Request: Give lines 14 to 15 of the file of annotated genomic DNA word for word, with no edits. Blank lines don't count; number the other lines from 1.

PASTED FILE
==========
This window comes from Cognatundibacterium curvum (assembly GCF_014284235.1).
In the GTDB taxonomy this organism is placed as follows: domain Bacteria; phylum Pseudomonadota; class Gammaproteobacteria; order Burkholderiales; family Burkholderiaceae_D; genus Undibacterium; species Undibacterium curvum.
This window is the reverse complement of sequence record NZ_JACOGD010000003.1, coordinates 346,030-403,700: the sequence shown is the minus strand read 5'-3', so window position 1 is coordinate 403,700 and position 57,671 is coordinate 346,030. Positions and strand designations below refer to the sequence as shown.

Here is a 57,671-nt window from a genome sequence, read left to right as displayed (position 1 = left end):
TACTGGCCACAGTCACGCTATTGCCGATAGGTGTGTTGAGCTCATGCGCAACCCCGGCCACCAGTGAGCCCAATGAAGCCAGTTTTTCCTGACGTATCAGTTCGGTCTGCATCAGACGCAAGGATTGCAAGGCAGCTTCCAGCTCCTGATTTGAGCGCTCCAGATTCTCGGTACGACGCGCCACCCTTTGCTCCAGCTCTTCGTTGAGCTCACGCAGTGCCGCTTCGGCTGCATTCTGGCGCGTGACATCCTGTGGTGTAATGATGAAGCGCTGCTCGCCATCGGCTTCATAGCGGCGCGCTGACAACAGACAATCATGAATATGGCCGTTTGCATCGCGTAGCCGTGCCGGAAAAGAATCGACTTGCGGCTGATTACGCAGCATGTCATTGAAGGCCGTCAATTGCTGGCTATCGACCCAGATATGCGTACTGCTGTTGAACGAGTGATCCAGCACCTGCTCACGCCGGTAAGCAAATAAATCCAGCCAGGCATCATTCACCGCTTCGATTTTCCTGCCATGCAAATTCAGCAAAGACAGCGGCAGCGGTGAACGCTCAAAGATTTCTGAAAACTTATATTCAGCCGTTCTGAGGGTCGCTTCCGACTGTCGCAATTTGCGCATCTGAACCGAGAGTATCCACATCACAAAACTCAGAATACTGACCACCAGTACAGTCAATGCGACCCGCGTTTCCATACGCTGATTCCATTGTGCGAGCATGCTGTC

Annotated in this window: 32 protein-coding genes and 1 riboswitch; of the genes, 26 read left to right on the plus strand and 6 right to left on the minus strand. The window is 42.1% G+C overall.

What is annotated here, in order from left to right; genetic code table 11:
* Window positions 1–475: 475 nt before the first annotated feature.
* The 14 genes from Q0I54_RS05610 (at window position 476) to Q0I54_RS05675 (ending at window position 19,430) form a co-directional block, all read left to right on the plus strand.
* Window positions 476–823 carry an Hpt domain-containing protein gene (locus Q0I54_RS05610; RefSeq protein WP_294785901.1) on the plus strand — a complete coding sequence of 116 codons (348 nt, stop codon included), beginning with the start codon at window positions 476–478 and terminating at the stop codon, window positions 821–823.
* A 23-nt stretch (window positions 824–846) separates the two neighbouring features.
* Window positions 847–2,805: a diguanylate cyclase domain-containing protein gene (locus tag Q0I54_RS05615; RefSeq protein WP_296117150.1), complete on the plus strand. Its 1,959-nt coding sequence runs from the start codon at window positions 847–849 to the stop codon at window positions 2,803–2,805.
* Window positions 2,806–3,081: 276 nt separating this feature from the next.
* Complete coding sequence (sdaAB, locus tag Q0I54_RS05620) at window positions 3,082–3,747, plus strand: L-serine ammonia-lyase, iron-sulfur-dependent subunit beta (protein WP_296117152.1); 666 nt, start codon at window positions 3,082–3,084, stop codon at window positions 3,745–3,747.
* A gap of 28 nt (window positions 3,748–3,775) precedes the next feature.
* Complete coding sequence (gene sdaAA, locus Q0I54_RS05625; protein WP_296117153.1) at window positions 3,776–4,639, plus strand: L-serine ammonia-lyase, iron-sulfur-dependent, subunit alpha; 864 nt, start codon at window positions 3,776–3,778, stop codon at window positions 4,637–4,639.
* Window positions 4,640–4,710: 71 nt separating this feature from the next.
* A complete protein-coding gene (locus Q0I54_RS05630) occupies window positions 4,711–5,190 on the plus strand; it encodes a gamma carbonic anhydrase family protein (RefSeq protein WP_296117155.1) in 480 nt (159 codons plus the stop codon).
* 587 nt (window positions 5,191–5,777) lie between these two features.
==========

* Complete coding sequence (sdaAB, locus tag Q0I54_RS05620) at window positions 3,082–3,747, plus strand: L-serine ammonia-lyase, iron-sulfur-dependent subunit beta (protein WP_296117152.1); 666 nt, start codon at window positions 3,082–3,084, stop codon at window positions 3,745–3,747.
* A gap of 28 nt (window positions 3,748–3,775) precedes the next feature.